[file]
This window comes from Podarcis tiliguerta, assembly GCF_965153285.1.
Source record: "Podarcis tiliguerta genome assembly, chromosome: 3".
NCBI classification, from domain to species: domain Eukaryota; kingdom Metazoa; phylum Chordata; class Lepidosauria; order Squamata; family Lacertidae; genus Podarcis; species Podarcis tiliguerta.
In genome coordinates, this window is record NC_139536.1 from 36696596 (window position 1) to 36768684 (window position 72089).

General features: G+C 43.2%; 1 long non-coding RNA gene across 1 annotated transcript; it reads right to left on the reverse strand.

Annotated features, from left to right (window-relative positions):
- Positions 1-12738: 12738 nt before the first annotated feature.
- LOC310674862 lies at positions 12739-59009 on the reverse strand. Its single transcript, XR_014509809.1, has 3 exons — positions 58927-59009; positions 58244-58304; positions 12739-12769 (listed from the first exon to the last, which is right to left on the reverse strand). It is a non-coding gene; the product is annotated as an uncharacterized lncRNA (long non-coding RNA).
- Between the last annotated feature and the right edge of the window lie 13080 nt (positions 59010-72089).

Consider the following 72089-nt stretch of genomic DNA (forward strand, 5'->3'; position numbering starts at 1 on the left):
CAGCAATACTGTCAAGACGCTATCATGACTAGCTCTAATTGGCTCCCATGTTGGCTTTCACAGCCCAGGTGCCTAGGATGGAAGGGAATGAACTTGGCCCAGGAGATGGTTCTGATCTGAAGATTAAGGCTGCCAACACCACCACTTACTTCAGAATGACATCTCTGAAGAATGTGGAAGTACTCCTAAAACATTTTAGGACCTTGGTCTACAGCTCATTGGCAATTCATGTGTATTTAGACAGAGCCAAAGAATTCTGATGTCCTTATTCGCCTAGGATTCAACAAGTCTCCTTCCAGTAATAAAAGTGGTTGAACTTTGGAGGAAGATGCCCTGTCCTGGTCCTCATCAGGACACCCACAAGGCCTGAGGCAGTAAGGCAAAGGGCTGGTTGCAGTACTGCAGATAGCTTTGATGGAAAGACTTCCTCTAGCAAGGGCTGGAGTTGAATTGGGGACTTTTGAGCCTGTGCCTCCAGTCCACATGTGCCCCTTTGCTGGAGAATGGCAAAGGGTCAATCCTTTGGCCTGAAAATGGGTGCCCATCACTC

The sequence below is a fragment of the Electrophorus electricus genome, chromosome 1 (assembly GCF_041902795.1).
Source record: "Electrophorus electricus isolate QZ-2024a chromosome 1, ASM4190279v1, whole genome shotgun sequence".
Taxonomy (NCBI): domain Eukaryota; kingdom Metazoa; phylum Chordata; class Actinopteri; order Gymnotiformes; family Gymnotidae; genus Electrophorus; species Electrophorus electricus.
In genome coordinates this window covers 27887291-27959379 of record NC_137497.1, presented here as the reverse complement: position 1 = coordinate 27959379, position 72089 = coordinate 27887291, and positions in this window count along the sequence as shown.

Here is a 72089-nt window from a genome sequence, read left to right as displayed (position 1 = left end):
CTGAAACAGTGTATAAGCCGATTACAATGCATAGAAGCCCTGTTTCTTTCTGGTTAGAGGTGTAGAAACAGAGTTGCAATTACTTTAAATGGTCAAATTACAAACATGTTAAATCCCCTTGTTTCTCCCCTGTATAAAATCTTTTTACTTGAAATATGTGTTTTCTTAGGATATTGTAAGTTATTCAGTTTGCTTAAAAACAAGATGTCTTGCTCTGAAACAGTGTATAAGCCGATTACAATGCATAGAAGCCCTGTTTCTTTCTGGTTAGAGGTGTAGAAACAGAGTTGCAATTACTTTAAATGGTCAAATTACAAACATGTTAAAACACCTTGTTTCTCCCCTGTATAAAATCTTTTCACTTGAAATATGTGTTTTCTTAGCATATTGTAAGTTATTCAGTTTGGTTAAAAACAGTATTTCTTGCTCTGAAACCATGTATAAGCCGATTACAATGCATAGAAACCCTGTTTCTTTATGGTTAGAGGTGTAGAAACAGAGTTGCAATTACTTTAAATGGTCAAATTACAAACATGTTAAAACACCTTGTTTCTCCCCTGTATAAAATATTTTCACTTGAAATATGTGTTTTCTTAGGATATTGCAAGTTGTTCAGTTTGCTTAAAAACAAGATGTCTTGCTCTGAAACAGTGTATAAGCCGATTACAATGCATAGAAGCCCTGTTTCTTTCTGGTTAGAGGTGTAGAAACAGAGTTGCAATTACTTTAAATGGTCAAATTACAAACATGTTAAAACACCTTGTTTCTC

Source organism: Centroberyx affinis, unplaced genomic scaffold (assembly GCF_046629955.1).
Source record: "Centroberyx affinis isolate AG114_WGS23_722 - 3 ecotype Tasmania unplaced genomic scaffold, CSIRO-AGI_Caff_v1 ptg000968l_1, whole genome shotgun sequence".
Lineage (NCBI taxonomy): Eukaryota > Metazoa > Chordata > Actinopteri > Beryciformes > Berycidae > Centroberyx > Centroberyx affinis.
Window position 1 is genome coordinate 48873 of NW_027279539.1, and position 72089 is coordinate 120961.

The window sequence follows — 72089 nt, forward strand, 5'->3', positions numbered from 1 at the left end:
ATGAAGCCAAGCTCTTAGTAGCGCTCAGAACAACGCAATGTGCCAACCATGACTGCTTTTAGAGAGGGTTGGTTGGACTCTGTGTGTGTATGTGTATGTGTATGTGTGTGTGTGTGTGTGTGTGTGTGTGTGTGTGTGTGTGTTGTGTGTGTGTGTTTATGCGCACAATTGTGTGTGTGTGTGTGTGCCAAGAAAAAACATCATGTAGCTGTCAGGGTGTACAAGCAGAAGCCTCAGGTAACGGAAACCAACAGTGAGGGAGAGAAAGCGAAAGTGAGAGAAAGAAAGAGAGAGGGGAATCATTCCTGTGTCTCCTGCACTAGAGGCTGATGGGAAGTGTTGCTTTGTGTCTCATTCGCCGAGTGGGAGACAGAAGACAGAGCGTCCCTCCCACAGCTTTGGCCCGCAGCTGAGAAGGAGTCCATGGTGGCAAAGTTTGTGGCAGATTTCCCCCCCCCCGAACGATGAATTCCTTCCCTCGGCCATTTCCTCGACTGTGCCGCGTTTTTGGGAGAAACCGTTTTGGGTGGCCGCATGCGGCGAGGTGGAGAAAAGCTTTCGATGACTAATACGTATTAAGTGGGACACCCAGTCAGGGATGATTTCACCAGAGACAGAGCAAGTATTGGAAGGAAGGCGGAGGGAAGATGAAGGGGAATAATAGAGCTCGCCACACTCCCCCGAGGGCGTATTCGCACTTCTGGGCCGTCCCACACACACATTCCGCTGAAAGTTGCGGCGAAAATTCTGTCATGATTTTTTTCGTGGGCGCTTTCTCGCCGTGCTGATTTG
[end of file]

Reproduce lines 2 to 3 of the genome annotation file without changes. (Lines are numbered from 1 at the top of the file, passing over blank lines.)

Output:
Source record: "Podarcis tiliguerta genome assembly, chromosome: 3".
NCBI classification, from domain to species: domain Eukaryota; kingdom Metazoa; phylum Chordata; class Lepidosauria; order Squamata; family Lacertidae; genus Podarcis; species Podarcis tiliguerta.